Children choose their Santa Claus at New Market, ahead of Christmas. Picture by Pradip Sanyal
Santa and snowman. Christmas tree, cake and mistletoe. The trappings of Christmas might be familiar, but those snapping them up are not.
The growing number of non-Christians celebrating the festival means budgets run as high as spirits this season.
And stores big and small are making the most of the buying boom, with cards, gifts, decorations and confectionery leading the list of must-haves at year-end.
“Christmas is no longer related solely to religion. It is a festive occasion,” explains Pramod Arora, the joint managing director of Archies Ltd. “When we started a few years ago, Christmas was a small-scale project. But today we see it as a market with potential.”
It is this time of year that sales at Starmark reach their peak, says Gautam Jatia, the CEO of the Lord Sinha Road store. “Sales go up by 25 to 30 per cent around Christmas,” adds Jatia.
Gift items, candles and Christmas decor like bells and stockings are flying off the racks. The price tag for buys could read anything between Rs 19 and Rs 5,000. Christmas trees range between Rs 200 and Rs 12,000. Dolls, racing cars, beach sets and doll houses are big hits this year.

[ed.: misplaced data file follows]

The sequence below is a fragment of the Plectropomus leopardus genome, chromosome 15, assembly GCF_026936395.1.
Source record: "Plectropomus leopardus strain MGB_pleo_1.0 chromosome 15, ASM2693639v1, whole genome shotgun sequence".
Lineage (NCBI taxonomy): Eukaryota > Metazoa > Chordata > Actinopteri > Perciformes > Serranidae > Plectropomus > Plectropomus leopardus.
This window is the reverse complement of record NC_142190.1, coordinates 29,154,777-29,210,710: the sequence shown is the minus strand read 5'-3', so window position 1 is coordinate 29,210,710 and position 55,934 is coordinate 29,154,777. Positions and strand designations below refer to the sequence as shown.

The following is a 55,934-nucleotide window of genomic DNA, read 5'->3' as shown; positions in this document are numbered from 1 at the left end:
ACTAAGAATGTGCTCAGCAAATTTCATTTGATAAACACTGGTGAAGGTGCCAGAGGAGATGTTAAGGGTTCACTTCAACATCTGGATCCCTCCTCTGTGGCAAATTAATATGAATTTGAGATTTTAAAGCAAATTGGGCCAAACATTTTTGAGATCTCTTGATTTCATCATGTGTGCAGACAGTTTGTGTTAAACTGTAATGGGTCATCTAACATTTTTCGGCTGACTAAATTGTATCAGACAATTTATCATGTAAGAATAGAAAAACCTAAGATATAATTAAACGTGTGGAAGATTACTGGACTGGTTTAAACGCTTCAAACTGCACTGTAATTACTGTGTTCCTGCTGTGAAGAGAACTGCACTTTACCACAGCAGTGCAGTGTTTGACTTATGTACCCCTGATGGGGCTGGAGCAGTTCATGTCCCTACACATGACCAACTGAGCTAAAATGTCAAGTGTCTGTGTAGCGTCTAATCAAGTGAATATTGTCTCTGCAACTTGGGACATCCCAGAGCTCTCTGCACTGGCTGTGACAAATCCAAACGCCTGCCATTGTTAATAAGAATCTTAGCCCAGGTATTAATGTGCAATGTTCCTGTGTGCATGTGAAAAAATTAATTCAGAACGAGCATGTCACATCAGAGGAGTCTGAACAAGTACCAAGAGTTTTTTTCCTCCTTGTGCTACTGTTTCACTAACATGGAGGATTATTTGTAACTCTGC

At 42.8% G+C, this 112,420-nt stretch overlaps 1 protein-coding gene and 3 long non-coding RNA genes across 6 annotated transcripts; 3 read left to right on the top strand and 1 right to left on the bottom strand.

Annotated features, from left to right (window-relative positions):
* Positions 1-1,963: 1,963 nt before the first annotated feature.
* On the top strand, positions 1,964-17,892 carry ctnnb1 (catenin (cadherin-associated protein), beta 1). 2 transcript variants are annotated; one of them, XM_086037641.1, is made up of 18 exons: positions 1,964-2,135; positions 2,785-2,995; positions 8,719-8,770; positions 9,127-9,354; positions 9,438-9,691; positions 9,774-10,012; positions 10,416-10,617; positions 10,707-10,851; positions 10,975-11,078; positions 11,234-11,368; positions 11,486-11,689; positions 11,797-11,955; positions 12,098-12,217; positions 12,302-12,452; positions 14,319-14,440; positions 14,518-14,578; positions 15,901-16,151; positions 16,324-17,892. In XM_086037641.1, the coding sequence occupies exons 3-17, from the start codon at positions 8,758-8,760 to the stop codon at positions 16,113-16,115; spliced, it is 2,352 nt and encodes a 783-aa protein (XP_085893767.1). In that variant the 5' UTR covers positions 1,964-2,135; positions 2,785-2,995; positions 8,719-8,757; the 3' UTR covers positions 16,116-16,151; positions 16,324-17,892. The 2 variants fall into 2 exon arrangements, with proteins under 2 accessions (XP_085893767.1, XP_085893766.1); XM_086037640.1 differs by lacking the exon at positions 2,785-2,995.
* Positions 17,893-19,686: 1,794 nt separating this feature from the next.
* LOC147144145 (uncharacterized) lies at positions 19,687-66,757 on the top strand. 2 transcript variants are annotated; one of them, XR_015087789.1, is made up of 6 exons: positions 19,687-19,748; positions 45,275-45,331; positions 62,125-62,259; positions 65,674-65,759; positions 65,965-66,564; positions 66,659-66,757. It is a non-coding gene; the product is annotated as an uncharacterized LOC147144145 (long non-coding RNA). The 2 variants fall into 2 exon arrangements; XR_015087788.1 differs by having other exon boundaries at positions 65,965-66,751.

At Archies, Santas on bikes are popular. “The call centres and MNCs are influenced by the West. It is but natural that Christmas celebrations will percolate down to the young professionals, irrespective of their religious backgrounds,” feels Arora.
Nik Nish, too, records a “20 per cent increase” in footfall during this season, with “gifts that double as utility items” doing the best, according to manager Harpawan Singh.
Christmas shopping still involves a trip to Free School Street or New Market. Stars, balls, Santas, Christmas trees and gift packs are popular purchases.
“Items like colourful wreaths from Thailand, heart-shaped bells, mistletoe and silver bells have come in this year,” says Mohammad Adil of Gift Palace, a shop on Free School Street. The heart-shaped bells are priced at Rs 350 and the wreaths, Rs 150. Then there are glowing Santas from China for Rs 250.
“My sales have been very good this year,” says Saiful Houque of Holly Wood, in New Market.
At Nahoums, the traditional fruitcake is, as usual, the favourite. “We buy it every year,” smiles Sudeshna Roy, queuing up at the bakery with her five-and-a-half-year-old son Sreyas.